One challenge though is most of my hands are at 200NL, although I have been shot taking 500NL somewhat recently when the games are good like this one was. The main difference I have noticed is that the good regs are 3-betting to larger sizings. The usual 3x IP and 4x OOP seems to be more 4-4.5x IP and 5-5.5x OOP. It's definitely made me re-think my defense frequencies, that's for sure. Even guys I clash with at both stakes seem to prefer larger 3-bets in the bigger game.

    That said I decided his overall 3-bet frequency was just too high and that AQs was too good to pass up here, and went with 4-bet, and chose to 4-bet in about half my stack. He ripped, I had to call, and got stacked by AKo. Some other good players I respect said this spot is likely a call for many of the reasons you outlined, specifically keeping in all the parts of his range I beat.

    The flop ended up being a Jack high single heart flop, which would have made it interesting to play. You're pretty much destined to lose a decent chunk anytime a LAG coolers you, so I didn't feel too bad, but just wondered what the optimum play was in this spot.
  • Jeffm333Jeffm333 Red Chipper Posts: 6 ✭✭
    At the risk of pointing out something that is probably obvious to any serious player these days... I can't emphasize enough the value of using PT or HEM or H2N to specifically target some of your regular opponents and study them. These days doing it to identify exploits and seriously narrow their ranges and basic strategy by position to help you when engaging with them is likely the most valuable reason, but there is also value in possibly identifying things they may be doing that are profitable but you aren't doing. Back when I played much more online in the pre-black-Friday days, I would generally use PT in-game and then use HEM for post-session study. (They weren't the same company back then and I was more familiar with the PT HUD during-game but liked some of the post-analysis powers of HEM; I think both software packages have likely evolved significantly since then so probably doesn't matter much which you use)

    Doing this back then was EXTREMELY beneficial for my game. It likely did more than any book, video, course, or forum ever did. Healthy sample size stats don't lie; I could see over the most recent 500k hands where I'm making 2.2BB/100 but the top 10 players at my level were all making around 4.5BB/100... so clearly they were doing some things differently (and better) than me. Another advantage back then was shark scope wasn't an "opt-in only" thing and you could pretty much review the top-100 performers at any cash-game level and pick the absolute highest-performing 10 players to constantly study on any major site. These days I suppose you'd have to rely on what your database tells you about your population of regs and their individual win rates... coupled maybe with your gut feeling around who is the toughest of your competition. (although today the strategies and understanding of the game is significantly evolved compared to back then, and there are already tons of resources out there that more accurately guide you to perfect your game... back then I don't think that knowledge was as available so studying the exact players kicking everyone's a$$ was the best choice for me) Since with some of these opponents I think I had amassed 50k-100k of hand history, I could build specific ranges by position, better understand their 3bet and cbet strategies as it related to their position, hand, and board texture, etc. (Back then it was mostly some general stat analysis, and then literally re-playing the hands that went to showdown so I could see their decisions on every street while I'm also seeing all the opponents stats that this player is adjusting to... then whenever they would make a different decision or choose a different sizing than I would, I'd try to look at their opponents stats and their hand/board texture to figure out why)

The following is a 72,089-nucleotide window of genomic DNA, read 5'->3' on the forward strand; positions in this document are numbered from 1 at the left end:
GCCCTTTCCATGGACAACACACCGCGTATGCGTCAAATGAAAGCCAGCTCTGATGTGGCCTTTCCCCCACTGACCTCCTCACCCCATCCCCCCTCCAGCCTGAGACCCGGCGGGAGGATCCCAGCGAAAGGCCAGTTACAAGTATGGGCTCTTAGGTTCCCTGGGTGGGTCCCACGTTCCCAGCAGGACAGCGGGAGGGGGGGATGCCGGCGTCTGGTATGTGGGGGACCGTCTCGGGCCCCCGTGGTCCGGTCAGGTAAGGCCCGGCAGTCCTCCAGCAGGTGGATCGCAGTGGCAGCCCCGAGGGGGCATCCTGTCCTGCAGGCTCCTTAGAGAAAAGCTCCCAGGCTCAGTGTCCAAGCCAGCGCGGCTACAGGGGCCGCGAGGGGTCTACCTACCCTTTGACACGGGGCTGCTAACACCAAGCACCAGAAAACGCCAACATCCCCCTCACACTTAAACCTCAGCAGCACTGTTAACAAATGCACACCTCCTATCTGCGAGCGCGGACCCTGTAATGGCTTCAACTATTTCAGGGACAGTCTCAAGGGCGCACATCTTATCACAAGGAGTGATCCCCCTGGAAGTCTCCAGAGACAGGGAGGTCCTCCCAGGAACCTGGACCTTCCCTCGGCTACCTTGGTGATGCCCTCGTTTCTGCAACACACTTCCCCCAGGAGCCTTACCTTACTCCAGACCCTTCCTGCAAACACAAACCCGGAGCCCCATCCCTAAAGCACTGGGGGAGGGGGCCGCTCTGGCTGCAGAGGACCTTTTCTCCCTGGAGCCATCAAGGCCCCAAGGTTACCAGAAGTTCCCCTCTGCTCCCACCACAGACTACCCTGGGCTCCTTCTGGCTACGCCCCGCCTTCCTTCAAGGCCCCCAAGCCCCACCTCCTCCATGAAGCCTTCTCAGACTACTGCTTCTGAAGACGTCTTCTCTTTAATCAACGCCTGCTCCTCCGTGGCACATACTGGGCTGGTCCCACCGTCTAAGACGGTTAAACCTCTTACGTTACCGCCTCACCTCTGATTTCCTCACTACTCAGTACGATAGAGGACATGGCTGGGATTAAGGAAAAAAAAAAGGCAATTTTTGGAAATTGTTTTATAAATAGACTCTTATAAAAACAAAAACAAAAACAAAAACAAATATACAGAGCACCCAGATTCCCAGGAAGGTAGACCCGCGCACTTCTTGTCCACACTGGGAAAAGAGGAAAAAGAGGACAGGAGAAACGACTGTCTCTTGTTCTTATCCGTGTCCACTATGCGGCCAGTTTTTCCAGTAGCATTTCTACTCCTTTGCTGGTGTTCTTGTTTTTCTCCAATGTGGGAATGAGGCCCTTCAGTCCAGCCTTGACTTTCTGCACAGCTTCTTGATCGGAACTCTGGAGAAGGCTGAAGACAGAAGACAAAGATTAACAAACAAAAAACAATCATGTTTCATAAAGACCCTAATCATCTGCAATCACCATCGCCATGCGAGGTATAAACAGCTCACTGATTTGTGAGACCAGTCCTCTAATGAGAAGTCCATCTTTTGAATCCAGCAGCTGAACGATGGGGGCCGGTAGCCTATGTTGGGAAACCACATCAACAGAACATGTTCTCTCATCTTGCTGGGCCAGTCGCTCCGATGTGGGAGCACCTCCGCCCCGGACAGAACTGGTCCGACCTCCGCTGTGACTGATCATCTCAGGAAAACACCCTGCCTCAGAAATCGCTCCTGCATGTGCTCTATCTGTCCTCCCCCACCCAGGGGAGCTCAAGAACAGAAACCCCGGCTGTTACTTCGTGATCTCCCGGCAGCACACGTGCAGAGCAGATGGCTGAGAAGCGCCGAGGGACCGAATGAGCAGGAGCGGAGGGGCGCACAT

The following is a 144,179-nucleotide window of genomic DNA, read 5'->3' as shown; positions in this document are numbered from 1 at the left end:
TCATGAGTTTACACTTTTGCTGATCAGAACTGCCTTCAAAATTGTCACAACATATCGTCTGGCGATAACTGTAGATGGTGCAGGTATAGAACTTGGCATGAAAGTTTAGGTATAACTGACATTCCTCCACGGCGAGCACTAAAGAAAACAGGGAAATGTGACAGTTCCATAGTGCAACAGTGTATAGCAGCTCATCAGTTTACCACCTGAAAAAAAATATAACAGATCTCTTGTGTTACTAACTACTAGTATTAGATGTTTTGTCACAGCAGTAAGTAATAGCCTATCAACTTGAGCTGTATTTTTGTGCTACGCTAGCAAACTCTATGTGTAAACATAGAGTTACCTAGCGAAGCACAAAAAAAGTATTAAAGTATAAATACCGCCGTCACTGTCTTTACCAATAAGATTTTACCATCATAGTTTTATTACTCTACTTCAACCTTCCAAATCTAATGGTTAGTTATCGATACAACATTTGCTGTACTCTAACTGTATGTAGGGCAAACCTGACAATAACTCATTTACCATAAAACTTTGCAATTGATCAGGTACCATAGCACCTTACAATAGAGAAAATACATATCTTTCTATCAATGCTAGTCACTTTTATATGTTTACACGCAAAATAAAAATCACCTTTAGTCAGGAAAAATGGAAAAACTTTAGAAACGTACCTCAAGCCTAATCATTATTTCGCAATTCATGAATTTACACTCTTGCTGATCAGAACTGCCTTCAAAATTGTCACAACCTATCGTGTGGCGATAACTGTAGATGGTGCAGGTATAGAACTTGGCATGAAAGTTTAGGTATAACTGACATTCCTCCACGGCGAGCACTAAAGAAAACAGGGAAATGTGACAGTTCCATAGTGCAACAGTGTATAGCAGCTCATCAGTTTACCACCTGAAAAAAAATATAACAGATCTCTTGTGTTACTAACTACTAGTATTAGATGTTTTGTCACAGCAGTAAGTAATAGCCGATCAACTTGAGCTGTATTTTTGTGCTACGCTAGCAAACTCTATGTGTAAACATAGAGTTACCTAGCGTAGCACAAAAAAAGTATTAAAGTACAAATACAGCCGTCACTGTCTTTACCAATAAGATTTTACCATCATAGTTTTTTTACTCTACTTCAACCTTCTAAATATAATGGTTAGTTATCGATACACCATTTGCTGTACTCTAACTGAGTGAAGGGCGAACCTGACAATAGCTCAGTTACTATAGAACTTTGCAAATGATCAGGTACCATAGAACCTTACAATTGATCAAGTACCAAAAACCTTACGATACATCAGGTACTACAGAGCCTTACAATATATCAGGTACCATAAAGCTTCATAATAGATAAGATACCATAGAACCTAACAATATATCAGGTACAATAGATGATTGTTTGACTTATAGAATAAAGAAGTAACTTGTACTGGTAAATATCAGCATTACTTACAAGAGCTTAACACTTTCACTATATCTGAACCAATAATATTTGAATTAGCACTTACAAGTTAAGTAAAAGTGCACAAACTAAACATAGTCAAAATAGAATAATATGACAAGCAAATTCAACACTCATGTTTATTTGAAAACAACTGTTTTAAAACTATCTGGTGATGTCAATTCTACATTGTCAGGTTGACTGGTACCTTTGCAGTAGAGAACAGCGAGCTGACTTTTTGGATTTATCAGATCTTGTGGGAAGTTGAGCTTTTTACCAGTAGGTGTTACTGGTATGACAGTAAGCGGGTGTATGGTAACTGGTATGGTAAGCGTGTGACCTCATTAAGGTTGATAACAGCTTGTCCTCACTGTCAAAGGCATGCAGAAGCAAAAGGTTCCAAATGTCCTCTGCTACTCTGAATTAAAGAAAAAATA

I miss having the power to analyze others games (and my game) to that detail, so I've contemplated playing more on some of the sites in the US I still have access to and can use a database and a HUD. Although I'm fearful that the population is saturated with strong GTO-focused regs that also have HUDs and million-hand databases, and littered with bots playing a mostly-decent strategy... i.e. are there really enough fish left to justify grinding a few tables at 100nl? (Maybe that's a topic of discussion in a new post?)

    May good fortune bless you at all your poker tables where I'm not also sitting,
    Jeff :)